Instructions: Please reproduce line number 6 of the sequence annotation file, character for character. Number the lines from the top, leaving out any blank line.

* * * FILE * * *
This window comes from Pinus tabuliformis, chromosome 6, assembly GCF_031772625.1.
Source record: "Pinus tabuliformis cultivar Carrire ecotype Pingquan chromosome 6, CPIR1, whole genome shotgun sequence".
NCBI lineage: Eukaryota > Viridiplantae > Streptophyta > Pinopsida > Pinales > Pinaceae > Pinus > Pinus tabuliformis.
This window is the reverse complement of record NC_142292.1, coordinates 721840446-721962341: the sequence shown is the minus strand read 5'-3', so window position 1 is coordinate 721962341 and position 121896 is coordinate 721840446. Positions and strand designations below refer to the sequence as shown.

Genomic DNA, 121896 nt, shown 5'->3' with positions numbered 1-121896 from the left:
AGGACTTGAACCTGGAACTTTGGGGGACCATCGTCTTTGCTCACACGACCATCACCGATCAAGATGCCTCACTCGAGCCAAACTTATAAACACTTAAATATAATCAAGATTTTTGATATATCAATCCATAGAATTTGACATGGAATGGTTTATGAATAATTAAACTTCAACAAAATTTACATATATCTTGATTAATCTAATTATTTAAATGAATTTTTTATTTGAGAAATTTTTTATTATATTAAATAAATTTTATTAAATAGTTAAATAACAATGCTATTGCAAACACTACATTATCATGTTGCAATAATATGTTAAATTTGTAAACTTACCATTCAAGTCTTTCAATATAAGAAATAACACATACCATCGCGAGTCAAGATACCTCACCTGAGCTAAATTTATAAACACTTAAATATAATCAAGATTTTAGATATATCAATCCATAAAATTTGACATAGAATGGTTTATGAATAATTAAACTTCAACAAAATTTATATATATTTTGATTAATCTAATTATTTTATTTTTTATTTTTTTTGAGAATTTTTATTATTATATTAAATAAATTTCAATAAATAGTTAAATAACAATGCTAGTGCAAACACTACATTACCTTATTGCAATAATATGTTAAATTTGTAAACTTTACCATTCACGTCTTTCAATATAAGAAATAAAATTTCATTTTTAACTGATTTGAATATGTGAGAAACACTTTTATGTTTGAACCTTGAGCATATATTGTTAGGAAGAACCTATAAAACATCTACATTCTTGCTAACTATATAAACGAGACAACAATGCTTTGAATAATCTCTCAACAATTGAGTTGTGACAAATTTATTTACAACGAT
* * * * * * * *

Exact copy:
AGGACTTGAACCTGGAACTTTGGGGGACCATCGTCTTTGCTCACACGACCATCACCGATCAAGATGCCTCACTCGAGCCAAACTTATAAACACTTAAATATAATCAAGATTTTTGATATATCAATCCATAGAATTTGACATGGAATGGTTTATGAATAATTAAACTTCAACAAAATTTACATATATCTTGATTAATCTAATTATTTAAATGAATTTTTTATTTGAGAAATTTTTTATTATATTAAATAAATTTTATTAAATAGTTAAATAACAATGCTATTGCAAACACTACATTATCATGTTGCAATAATATGTTAAATTTGTAAACTTACCATTCAAGTCTTTCAATATAAGAAATAACACATACCATCGCGAGTCAAGATACCTCACCTGAGCTAAATTTATAAACACTTAAATATAATCAAGATTTTAGATATATCAATCCATAAAATTTGACATAGAATGGTTTATGAATAATTAAACTTCAACAAAATTTATATATATTTTGATTAATCTAATTATTTTATTTTTTATTTTTTTTGAGAATTTTTATTATTATATTAAATAAATTTCAATAAATAGTTAAATAACAATGCTAGTGCAAACACTACATTACCTTATTGCAATAATATGTTAAATTTGTAAACTTTACCATTCACGTCTTTCAATATAAGAAATAAAATTTCATTTTTAACTGATTTGAATATGTGAGAAACACTTTTATGTTTGAACCTTGAGCATATATTGTTAGGAAGAACCTATAAAACATCTACATTCTTGCTAACTATATAAACGAGACAACAATGCTTTGAATAATCTCTCAACAATTGAGTTGTGACAAATTTATTTACAACGAT